Billie Joe Armstrong’s Guitars and Gear

Published : - Author : Dan Kopilovic

Billie’s Bio and Short Gear Summary

Billie Joe Armstrong was born on February 17, 1972, in Oakland, California. He is an American rock musician and occasional actor, best known as the lead vocalist, chief songwriter, and lead guitarist for the American punk rock band Green Day.

He is also a guitarist and vocalist for the rock band Pinhead Gunpowder and sings for garage rock band Foxboro Hot Tubs when not working with Green Day.

Billie’s favorite guitar is a Fernandes Stratocaster which he nicknamed “Blue”. It is the first guitar he ever bought, and over the years he decorated it with various stickers and equipped it with a couple of different pickups.

Billie Joe Armstrong playing his
Billie playing his “Blue” Fernandes Stratocaster. Photo by: kimm613/Flickr

He also uses a number of different Gibson Les Paul Junior guitars. Among the more important ones are the one nicknamed “Floyd”, a black one with a Mary sticker, and his own signature LP Junior produced by Gibson since 2018.

As for the acoustics, Billie mostly uses a Gibson J-180 in full black color. In the past, he occasionally picked a Guitar or a Taylor and didn’t seem to have a set preference.

For amps, Billie relied on quite a few different models, but the most important to mention here is the Marshall Plexi 1959SLP nicknamed “Pete”. This amp had the famous Bradshaw Gain Mod, and Billie used it during the “Dookie” era (1994), and most of the studio sessions with the band.

List of Guitars, Amps, Effects, and Accessories used by Billie Joe Armstrong

Billie Joe Armstrong’s Electric Guitars

Fernandes RST-50 Stratocaster “Blue”

This was Billie’s first electric guitar. He got it as a present for his 11th birthday from his mother who bought it from George Cole (Beatnik Beatch).

Billie Joe Armstrong playing a blue Stratocaster guitar filled with stickers.
Billie with the guitar in 1994.

Before Billie got his hands on it, the guitar belonged to David Margen who played with Santana.


Billie’s Stratocaster is not an actual Fender, but a Fernandes. It is finished in what appears to be a similar finish to Fender’s Daphne Blue.

Over the years, Billie decorated the guitar with various stickers, which became its most distinguishing feature.

In the early years, the Strat had a Bill Lawrence humbucking pickup in the bridge position, but that one was replaced by a white Seymour Duncan JB after it was damaged at Woodstock ’94.

In the most recent years, Billie most likely switched to a Duncan JB SH-4 – since that’s what he uses in a lot of his guitars.

1956 Gibson Les Paul Junior “Floyd”

This is Billie’s main and favorite LP Junior, which he nicknamed “Floyd”. He bought this guitar in 2000 just before recording the album Warning.

I bought my 1956 Jr. Floyd in 2000 right before we started recording Warning. I picked it up at a guitar show in San Rafael. I could tell right away it was special. At the time I was playing mostly Fenders and this Jr. was a completely different guitar from anything I had played before.

Billie Joe Armstrong – Interview

The guitar features a dark sunburst single-cutaway body and a single vintage P-90 pickup in the bridge position.

Billie playing his 1956 Gibson Les Paul Junior
Billie playing his 1956 Gibson Les Paul Junior “Floyd” on stage. Photo by: musicisentropy/Flickr

As of the most recent years, the Floyd is officially retired, and Billie never uses it for live performances. He considers the guitar to be too precious for stage use.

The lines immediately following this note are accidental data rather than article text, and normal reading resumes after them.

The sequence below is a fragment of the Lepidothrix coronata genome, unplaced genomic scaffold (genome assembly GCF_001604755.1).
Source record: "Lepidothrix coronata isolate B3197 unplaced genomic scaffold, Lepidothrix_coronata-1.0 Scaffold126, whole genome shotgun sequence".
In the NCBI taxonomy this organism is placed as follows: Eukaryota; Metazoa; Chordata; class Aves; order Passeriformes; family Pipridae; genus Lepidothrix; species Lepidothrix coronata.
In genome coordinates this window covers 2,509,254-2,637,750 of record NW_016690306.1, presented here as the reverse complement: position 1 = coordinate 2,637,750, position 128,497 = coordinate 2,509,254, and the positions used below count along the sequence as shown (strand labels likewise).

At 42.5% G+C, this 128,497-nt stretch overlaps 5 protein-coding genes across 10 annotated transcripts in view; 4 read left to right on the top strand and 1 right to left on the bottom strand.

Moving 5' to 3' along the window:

1959 Gibson Les Paul Junior

Based on the frequency of use, this is Billie’s second favorite Les Paul Junior, and perhaps the most recognizable one.  

This one too features a single Antiquity P-90 pickup in a bridge position, fitted into a black-colored body.

Over the years, Billie put a significant wear patch above the pickguard and added a Mary sticker just behind the bridge.

Gibson Billie Joe Armstrong Les Paul Junior Doublecut

Billie apparently has more than 20 Les Paul Juniors, most of them from the 50s, either black or of TV-cream – with double and single cutaway bodies.

So it’s hard to sometimes tell whether the guitar he is playing is a special one, that he keeps using, or whether they are a couple of different guitars, all looking the same.

I just love that guitar, they are so fu*king cool man. And all of them have great quality.

The Official Reverb Green Day Garage Sale

However, one Les Paul Junior that is important to mention here is the first version of the Billie Joe Armstrong Les Paul Junior, produced only for a year, between 2012 and 2013.

This guitar featured a glossy yellow finish on a double-cutaway Les Paul Junior body. The body and neck were made of Mahogany, while the fretboard itself was Rosewood.

As far as unique features, it had a black pickguard with a skull design embedded into it, and a specially designed pickup called the H-90, which Gibson designed just for Billie’s taste.

Billie with his signature Les Paul Junior.
Billie with his signature Les Paul Junior.

Fender Telecaster Custom

This guitar is a custom-made model assembled by Billie’s technician as a backup guitar for the “Blue” Strat.

It features a black Telecaster body, Flat Mount bridge, white WD pickguard, Duncan JB SH-4, and simplified controls (volume only).

Billie holding his black Telecaster, Reading Festival.
Billie holding his black Telecaster, Reading Festival.

Billie has a bunch of these ready to use and often gives them away to fans and friends.

Gibson ES-135

Billie can be seen using this guitar in the music video for the song “Redundant”. Interesting to note that in the video, it appears that Billie had issues with the strap button, so he just taped the guitar strap directly to the guitar.

The guitar is likely an early 90s model. It is finished in red, and it features two P-100 pickups.

Also worth mentioning here is that in more recent years, Billie has seen using a completely white ES-135. According to his guitar tech, this guitar was custom-made by Gibson for Billie and is one of a kind.

Gibson ES-335 (Black, Dot)

Billie was seen using this guitar live around 2009.

From the looks of it, the guitar appears to be just a regular ES-335 finished in black, with two of the tone knobs removed.

Also, Billie added two stickers on it – one of a clown and the other simply reading “9”.

Fender Stratocaster (Class 13)

This is another guitar that Billie was seen playing around 2009. From the looks of it, it appears to be just a basic Fender Stratocaster with some modifications.

Billie added a humbucker pickup in the bridge position, similar to what he did on his main guitar – the blue Fernandes Stratocaster, and removed the lacquer from the fretboard.